African Catfish

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Species group:

Other common names: Lungfish

Scientific name: Heterobranchus bidorsalis

The basics:
The African Catfish is a native to the Nile River, Niger River, and the Gambia River of East, North, Central and West Africa. They are caught in the wild, and being air-breathing fish are particularly suitable for aquaculture. Heterobranchus bidorsalis is the most commonly reared catfish species in Southern Nigeria.

African catfish are demersal (live and feed near the bottom of rivers) and inhabit freshwater. They are detritivores and eat a mix of decaying plant and animal matter on the riverbed. However, as they are air-breathing, in aquaculture systems they are typically fed floating pellets made from blends of high-protein vegetable matter.

They are typically marketable at 6 months of age when they are between 600g and 1kg in weight. Current experiments are aimed at growing catfish and nile tilapia together in the same aquaculture system.

Though African Catfish is the common name for this fish, it is also the common name for the other commonly-farmed catfish on the African continent, Clarias gariepinus (which is the only pan-African species of catfish and is the most extensively farmed in Southern Africa) and Clarias anguillaris.

In West Africa, the catfish are often raised on relatively small scale near where they are sold and they are always sold alive. Indeed, it is traditional in Nigeria to sell them as what is known as 'point-and-kill' where the fish is chosen, dispatched on the spot and then made into the classic local pepper soup with plenty of hot Scotch Bonnet chillies.

It is characterized by its numerous, long, barbules and sleek, eel-like profile (particularly when young).The belly is typically white to cream, however the upper surface of the fish varies markedly in colour from light grey through olive green to dark brown and may be spotted. Ruddy-hued fish are also known. In profile, the body is narrow and eel-like in profile, particularly when young. Viewed from above, they are broad and almost rectangular in appearance, narrowing towards the tail. The head is wide-mouthed, shaped like an oval and possesses a single rectangular dorsum. The snout is rounded, the eyes are arranged laterally and the postorbital bones are completely united. The pectoral spine is smooth and the fish has a long dorsal fin that may possess up to 46 soft rays. The anal fin typically has between 50 and 58 soft rays. Overall the fish have 62 vertebrae. Lateral fins are long and sited just behind the gills. These have hollow spine set just behind them that can be extended as a deterrent to prey. Catfish are unusual amongst fish species in that they are 'naked' and possess no scales. African Catfish are also characterized by their barbels, of which there are four pairs, with the maxillary barbels being the longest (these can be 1/3 as long as the fish itself).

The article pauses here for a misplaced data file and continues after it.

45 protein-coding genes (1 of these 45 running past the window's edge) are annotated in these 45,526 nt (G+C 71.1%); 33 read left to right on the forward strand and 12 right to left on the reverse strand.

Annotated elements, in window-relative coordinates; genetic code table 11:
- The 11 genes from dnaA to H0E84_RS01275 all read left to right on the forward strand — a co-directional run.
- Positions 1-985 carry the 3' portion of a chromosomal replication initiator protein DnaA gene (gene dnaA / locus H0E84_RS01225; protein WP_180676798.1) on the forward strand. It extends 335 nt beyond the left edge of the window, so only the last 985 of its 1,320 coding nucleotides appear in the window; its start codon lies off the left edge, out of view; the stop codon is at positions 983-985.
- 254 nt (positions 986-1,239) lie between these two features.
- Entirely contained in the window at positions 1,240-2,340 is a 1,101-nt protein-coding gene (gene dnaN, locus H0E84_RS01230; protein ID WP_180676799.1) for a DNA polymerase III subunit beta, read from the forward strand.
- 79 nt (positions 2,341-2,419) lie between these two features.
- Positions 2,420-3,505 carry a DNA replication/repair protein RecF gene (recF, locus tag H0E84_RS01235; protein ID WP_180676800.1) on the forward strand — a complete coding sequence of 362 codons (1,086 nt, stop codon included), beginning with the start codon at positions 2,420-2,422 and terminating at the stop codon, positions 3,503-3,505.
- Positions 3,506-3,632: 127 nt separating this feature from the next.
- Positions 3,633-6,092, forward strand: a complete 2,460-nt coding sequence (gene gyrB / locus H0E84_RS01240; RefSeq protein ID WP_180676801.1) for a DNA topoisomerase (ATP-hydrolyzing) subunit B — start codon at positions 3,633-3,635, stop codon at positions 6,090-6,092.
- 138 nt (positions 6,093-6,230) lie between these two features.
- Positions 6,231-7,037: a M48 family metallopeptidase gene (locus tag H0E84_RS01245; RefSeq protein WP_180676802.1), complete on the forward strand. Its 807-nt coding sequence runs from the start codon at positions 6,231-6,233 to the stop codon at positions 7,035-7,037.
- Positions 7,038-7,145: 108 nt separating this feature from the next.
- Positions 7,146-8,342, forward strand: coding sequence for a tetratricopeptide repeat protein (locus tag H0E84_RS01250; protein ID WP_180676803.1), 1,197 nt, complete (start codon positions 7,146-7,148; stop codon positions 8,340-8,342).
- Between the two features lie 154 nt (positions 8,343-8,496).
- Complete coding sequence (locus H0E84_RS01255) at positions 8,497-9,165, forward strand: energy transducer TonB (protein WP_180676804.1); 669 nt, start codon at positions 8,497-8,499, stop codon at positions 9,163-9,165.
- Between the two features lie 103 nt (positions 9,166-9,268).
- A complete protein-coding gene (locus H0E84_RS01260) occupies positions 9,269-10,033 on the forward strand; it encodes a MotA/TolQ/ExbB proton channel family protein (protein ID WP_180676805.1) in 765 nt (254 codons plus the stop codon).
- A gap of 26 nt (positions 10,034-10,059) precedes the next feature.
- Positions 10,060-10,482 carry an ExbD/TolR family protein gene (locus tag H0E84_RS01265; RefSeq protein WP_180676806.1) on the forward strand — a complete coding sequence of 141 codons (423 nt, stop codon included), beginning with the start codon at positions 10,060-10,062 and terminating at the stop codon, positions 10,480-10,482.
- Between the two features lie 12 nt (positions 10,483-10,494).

Weight: Maximum caught, 32kg (1.5m in length). Typically sold at 500g to 1kg (25cm in length). Fish for breeding are typically between 400g and 1kg in weight.

African Catfish are typically sluggish fish that conserve their energy. If handled gently they are calm and can be affectionate. But they do have spines, which they project if harassed or threatened. These are very painful of they break the skin.

Typical stocking rates for the African Catfish is between 2 and 10 fingerlings per square meter. They are either kept in large earth-banked ponds fed by natural river waters. Where there are no rivers, they are kept in large concrete tanks, fed by water derived from boreholes. Spent water, which is high in nitrogen is used as liquid and fertilizer for crops.

In the wild, African Catfish are detritivores and feed on semi-decaying organic matter on the river bed. In aquaculture systems, they are typically fed surface pellets made from fish meal that are rich in arginine, methionine and lysine, In Africa, however, this is expensive and the catfish are more typically fed a range of foods that range from duck droppings (often ducks are allowed to swim in the same pens) to pellets made from groundnut cake and soyabean cake.

Catfish are typically healthy fish, though they do suffer from skin infections and gill infections. As will all aquaculture systems, the ponds and tanks need to be scrupulously sterilized each time the fish are harvested or moved on. Water derived from boreholes is preferred to using river water as it reduces the likelihood of infection. As with most other animals in Africa, predation and infection by insects can be a major problem and all tanks should be covered with mosquito netting. Though they are air-breathers, the African Catfish still requires some movement of water in their tanks to maintain gill health and to reduce stress.

It is also particularly resistant to water pollution, particularly nitrates, which makes it particularly suitable for intensive, but relatively small-scale rearing; though they an also be reared on a large scale. They are typically housed in concrete tanks, fed water by local boreholes.

For their survival, water temperature must be between 22ºC and 28ºC.



food fish, market, healthy appetites, professional breeder


aquarium, smelly business, muddy water, tank life


veracious appetite, harshest waters, eel, good quality flake, bloodworms, catfish pellets

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